In the distant past, Scardanelli used to be Simon Tedd, one half of 80s acoustic duo Big Bam Boo, these days he’s a solo artist with four folk-inclined albums already under his belt. On The Rock, The Sea, The Rising Tide he plays everything you hear, primarily acoustic guitar, but also with shades of violin, cello, recorder, ukulele, harmonium and Turkish cumbus.
I’ll be the first to admit his voice and vocal delivery can take a little acclimatizing to, but perseverance pays off, and the songs are always worth sparing an ear. Case in point being the opener, ‘The Ballad Of Jago Trelawney’, a dramatic fingerpicked narrative, from whence comes the album title, based on the 1793 sea battle between the English and French frigates the Nymph and Cleopatre during the Napoleonic Wars and the fate of the fictional titular Cornish tin miner pressed into service.
The album remains afloat for the following three tracks, ‘The Cold Green Sea’, a fluttering guitar ballad about the suicide of an Edwardian gentlewoman fallen from grace when she becomes pregnant by her now slain soldier lover, and the quasi-operatic ‘Pearly Diving Sea’, a song of parted lovers and panning for gold.
A ruminative instrumental, ‘Becalmed’ provides a bridge to ‘Different’, a gently fingerpicked and recorder solo song basically about not learning from history that draws inspiration from the religious persecution of the Elizabethan era with its allusion to priest holes.
Edging towards the six-minute mark and recalling perhaps the late Vin Garbutt, ‘Patience’ turns the gaze inward on creative prevarication as he declares
Patience is a virtue that I never had time to learn
I’ve been too busy making up for lost time to wait my turn
my best foot forward means one of them drags behindand I’d be one step ahead of the game if I could only find –
if I could find – the starting line
and how “I got a novel in my head and a hundred songs kicking around, most of them will never see the light of day, but I’m much too insecure to ever throw them away”.
A particularly striking lyric set to a circling guitar with cascading vocal notes, ‘Human Nature – The Cry’ turns a cynical – or perhaps realistic – view on mankind’s apparent predispostion for self-destruction through wilful ignorance. The number’s reprised, in longer ‘Lament’ form, as a slightly longer and more musically minimalist ukulele-accompanied final track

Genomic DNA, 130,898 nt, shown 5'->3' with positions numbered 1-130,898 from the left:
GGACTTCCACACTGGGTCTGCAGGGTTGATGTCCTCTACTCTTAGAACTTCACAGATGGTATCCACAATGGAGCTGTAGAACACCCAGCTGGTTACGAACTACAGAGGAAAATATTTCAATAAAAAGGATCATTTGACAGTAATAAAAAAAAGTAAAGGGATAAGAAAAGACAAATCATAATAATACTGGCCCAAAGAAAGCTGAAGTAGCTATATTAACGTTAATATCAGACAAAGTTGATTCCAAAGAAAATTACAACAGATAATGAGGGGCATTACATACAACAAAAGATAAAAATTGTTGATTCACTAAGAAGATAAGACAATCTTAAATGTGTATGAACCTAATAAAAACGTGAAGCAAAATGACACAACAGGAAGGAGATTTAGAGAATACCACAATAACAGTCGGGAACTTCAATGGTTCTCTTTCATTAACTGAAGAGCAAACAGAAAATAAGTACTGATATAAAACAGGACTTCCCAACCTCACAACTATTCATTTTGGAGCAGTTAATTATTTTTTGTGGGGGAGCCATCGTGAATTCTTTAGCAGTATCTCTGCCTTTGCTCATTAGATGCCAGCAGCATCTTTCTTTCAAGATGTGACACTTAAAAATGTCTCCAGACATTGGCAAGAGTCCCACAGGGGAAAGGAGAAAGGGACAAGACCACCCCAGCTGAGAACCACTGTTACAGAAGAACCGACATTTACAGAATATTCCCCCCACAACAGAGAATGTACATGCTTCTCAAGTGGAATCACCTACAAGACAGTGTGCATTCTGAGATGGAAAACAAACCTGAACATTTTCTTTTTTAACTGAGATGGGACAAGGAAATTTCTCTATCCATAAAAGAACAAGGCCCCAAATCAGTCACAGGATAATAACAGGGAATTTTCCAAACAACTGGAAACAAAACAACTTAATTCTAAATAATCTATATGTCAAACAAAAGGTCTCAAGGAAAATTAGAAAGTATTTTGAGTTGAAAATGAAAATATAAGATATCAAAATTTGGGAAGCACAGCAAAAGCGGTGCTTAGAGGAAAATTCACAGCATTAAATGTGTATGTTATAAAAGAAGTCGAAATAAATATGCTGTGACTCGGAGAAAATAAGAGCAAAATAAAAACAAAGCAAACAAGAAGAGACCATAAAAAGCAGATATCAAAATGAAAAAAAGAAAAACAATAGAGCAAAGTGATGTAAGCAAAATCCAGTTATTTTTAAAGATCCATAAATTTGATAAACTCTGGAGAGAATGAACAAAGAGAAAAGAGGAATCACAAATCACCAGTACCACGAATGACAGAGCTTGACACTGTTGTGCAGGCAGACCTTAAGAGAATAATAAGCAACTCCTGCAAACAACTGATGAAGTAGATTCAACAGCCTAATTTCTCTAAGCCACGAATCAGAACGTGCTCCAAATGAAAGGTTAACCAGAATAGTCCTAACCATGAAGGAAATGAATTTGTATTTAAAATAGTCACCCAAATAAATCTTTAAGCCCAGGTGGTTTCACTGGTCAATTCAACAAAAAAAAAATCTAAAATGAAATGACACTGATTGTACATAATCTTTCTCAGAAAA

An odd one, ‘A Simple Case Of Time’, which has echoes of early Roy Harper, seems to mingle ideas of gambling and mortality. Then, returning to recorder and introducing cumbus, ‘Star City’ opens with another note of prevarication (“I thought about living in Star City/But I just don’t get things done, no/I just never ever get done”) but then shifts into a theme of mental illness and medication, and the conclusion that the world is enough to send anyone mad.
Finally comes ‘Requiem For The City Of New York’, a downbeat metaphorical reflection of time and tide’s fading fortunes in a snapshot of one time Broadway girl and her former dancer lover, now “perched upon a barstool downtown…tobacco stains, red lipstick, and fake pearls” as the “world looks on with pity” but “no-one likes a loser so throw away, disposable and cheap”.
Now based in Brittany, he’s very much on the folk fringe, but, as the press notes observe, if your inclinations lean to the less immediate sides of Scott Walker, Tim Buckley, Vini Reilly and, I’d suggest, David Ackles, then he’s well worth seeking out.
Artist’s website: www.scardanelli.com
‘Patience (Radio Edit):
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